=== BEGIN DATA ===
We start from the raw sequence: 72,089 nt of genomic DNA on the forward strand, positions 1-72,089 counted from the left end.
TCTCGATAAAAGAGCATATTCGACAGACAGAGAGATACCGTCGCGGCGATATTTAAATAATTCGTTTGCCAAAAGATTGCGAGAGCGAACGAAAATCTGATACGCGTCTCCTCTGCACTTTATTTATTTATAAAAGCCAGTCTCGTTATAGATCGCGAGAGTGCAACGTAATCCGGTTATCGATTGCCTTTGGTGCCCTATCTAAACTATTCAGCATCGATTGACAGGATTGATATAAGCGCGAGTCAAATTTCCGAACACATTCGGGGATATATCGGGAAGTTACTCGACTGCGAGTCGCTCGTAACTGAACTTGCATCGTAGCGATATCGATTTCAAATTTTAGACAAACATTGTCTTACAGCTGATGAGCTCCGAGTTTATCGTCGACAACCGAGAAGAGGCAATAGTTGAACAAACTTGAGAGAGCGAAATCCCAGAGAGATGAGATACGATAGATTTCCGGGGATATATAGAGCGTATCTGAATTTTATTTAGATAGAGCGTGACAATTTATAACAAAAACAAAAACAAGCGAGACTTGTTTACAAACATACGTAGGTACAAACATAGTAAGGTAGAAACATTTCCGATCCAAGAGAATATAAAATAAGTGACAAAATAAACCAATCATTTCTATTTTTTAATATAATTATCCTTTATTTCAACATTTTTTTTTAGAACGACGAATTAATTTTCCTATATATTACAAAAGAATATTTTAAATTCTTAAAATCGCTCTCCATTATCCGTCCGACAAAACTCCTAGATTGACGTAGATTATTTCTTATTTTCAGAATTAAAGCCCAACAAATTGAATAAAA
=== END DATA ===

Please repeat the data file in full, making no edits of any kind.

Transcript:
We start from the raw sequence: 72,089 nt of genomic DNA on the forward strand, positions 1-72,089 counted from the left end.
TCTCGATAAAAGAGCATATTCGACAGACAGAGAGATACCGTCGCGGCGATATTTAAATAATTCGTTTGCCAAAAGATTGCGAGAGCGAACGAAAATCTGATACGCGTCTCCTCTGCACTTTATTTATTTATAAAAGCCAGTCTCGTTATAGATCGCGAGAGTGCAACGTAATCCGGTTATCGATTGCCTTTGGTGCCCTATCTAAACTATTCAGCATCGATTGACAGGATTGATATAAGCGCGAGTCAAATTTCCGAACACATTCGGGGATATATCGGGAAGTTACTCGACTGCGAGTCGCTCGTAACTGAACTTGCATCGTAGCGATATCGATTTCAAATTTTAGACAAACATTGTCTTACAGCTGATGAGCTCCGAGTTTATCGTCGACAACCGAGAAGAGGCAATAGTTGAACAAACTTGAGAGAGCGAAATCCCAGAGAGATGAGATACGATAGATTTCCGGGGATATATAGAGCGTATCTGAATTTTATTTAGATAGAGCGTGACAATTTATAACAAAAACAAAAACAAGCGAGACTTGTTTACAAACATACGTAGGTACAAACATAGTAAGGTAGAAACATTTCCGATCCAAGAGAATATAAAATAAGTGACAAAATAAACCAATCATTTCTATTTTTTAATATAATTATCCTTTATTTCAACATTTTTTTTTAGAACGACGAATTAATTTTCCTATATATTACAAAAGAATATTTTAAATTCTTAAAATCGCTCTCCATTATCCGTCCGACAAAACTCCTAGATTGACGTAGATTATTTCTTATTTTCAGAATTAAAGCCCAACAAATTGAATAAAA